As a graduate student in the San Francisco Bay Area, revolution is familiar territory. Ideas of changing the world permeate the culture of the Bay. At the John F. Kennedy University’s Berkeley Campus, on Saturday April 10, 2010, the Department of Museum Studies hosted a colloquium: Museums in a Troubled World.
Dr. Robert R. Janes discussed his recent book Museums in a Troubled World: Renewal, Irrelevance or Collapse? Janes presented a need for revolution in the museum field. Oddly, I found myself taking a step back.
I am not a revolutionary. Perhaps years of being a politically active anarchist made me nervous about revolution. Revolutions tend to be unstable, and can swing back the other direction with a vengeance. As a result, I became an evolutionary. Gradual change through education and intentionally setting a direction will stabilize an organization and allow for more complete organizational acceptance of the new ideas.
I think these aspects are critical to holistic change. However, Janes’s talk and the following discussions framed the need for change in the museum field due to the irrelevance of museums as social institutions. Janes described how museums tend to ignore major concerns--including a broader commitment to the world, a growing adherence to marketplace demands, and unlimited collections growth and limited resources for care of objects.
He suggested mission statements that only address ‘what’ museums engage in and not the ‘why’ do not go far enough. Specifically, Janes thinks museums need to strengthen their commitment to making a difference, confront “sacred cows” in the museum field, and reevaluate the real work museums should be doing.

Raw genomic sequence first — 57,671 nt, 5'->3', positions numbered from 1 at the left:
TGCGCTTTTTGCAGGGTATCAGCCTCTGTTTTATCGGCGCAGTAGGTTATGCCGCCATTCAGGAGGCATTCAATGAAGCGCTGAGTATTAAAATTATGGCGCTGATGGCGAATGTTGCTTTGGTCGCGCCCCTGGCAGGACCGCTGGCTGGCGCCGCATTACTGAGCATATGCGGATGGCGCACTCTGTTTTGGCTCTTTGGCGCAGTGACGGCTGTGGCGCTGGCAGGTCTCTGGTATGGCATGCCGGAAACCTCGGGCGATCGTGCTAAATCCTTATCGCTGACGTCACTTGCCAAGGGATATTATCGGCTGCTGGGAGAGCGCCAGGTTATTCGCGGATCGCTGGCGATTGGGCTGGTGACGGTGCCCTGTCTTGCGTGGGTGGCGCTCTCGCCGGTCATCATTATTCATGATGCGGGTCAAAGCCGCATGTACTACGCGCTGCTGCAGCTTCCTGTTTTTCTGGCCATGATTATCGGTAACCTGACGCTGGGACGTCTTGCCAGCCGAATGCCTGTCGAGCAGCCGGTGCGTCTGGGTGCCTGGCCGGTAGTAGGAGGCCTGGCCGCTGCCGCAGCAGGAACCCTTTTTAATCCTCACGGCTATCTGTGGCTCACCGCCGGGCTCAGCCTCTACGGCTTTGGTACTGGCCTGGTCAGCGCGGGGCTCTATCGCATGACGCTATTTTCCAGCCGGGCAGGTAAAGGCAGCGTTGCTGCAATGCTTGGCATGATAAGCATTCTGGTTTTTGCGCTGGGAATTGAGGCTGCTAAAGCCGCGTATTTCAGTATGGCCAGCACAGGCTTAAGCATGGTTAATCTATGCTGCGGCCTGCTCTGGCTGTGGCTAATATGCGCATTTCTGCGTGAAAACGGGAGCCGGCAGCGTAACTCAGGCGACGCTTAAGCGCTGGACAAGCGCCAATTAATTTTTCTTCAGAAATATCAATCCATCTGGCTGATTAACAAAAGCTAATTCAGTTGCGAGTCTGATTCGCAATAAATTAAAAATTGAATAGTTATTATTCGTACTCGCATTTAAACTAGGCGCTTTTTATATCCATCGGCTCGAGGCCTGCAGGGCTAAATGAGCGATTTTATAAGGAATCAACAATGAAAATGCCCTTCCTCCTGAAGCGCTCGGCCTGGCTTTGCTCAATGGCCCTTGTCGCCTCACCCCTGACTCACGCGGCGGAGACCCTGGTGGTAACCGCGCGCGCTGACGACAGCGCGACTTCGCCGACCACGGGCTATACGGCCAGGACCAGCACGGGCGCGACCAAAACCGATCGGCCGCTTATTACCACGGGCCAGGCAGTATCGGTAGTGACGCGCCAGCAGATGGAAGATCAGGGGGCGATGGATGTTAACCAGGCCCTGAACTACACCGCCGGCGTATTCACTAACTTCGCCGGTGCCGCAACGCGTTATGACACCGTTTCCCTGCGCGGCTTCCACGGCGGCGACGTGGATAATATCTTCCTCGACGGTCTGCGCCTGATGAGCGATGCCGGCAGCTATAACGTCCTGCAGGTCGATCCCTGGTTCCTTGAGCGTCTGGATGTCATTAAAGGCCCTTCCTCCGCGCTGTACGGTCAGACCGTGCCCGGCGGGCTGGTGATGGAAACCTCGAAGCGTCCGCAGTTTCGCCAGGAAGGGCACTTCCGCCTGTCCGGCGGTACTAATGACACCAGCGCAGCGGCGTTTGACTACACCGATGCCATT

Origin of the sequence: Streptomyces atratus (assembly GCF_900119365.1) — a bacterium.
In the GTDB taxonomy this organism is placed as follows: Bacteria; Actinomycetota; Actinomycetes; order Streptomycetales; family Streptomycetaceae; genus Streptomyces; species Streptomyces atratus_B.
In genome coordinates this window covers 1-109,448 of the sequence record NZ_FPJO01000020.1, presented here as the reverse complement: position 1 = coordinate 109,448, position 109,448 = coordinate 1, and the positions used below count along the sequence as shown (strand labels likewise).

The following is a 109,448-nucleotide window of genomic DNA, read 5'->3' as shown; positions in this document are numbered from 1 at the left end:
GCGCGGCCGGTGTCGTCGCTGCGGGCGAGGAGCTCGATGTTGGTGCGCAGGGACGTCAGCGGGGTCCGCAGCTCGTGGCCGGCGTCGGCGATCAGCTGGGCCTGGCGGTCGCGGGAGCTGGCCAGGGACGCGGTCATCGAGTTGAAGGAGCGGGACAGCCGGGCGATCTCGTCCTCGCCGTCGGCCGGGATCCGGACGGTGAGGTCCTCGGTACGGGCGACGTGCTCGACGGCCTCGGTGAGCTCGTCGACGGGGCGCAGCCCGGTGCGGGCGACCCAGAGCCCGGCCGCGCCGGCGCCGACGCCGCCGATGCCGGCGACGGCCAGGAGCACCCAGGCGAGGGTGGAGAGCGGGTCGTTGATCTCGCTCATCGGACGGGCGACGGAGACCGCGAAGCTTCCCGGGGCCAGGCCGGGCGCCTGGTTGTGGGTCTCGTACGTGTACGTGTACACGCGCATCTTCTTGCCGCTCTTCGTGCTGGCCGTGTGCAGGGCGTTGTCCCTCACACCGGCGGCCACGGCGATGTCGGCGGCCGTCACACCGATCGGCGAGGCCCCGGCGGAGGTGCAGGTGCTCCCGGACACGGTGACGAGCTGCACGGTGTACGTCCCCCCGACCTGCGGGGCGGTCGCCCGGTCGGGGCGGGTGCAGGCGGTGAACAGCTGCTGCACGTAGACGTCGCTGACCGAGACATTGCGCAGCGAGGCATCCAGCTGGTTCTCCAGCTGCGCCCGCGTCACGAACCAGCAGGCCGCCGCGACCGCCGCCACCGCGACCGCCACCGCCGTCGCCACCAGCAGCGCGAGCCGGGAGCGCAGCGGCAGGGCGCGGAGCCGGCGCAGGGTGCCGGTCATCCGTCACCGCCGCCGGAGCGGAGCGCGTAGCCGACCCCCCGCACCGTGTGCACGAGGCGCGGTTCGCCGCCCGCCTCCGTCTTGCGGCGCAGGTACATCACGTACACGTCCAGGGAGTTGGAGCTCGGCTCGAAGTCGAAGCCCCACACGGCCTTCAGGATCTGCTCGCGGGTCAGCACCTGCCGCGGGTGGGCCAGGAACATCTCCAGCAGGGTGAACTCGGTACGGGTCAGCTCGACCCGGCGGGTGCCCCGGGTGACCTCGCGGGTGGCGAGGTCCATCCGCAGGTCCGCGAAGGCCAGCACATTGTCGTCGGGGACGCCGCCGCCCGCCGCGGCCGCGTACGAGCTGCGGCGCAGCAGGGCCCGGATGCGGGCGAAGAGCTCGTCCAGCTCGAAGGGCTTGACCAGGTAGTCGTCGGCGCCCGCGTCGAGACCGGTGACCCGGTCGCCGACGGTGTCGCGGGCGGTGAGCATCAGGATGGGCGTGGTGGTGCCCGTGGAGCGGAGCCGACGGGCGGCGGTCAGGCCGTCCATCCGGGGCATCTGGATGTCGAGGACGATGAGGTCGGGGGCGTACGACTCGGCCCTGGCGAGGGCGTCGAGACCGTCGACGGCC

As most things do these days, the discussion made me think of the thesis that I am currently writing. In part, my thesis addresses a recent overhaul to the Tax Form 990, the annual financial reporting document for non-profits.With the changes to form, the IRS defines a new direction for non-profit management structures. The ideas themselves aren’t new, but the IRS making them guidelines for non-profits is quite new.
So, I started to wonder: Has the IRS begun to revolutionize the non-profit sector in America, and therefore museums? I think the structural changes to policies and procedures needed to complete the Form 990 approaches the definition of a revolution.
If museums are in the midst of a revolution, then why not strive to re-imagine the place of museums in society? Why not create new organizational structures based on collaboration? Why not look to effective models outside the field? Why not make museums about the ‘why’? Upon reflection, perhaps I am a revolutionary. I certainly believe the museum field needs to adapt to survive. Why not adapt to thrive? Maybe surviving verses thriving is the difference between evolution and revolution. Man, one little ‘r’ can make a big difference.
Jason B. Jones is learning to better manage his time. His primary method for improving this skill is by concurrently completing an MA and a MBA in Museum Administration at John F. Kennedy University. He can be found on twitter.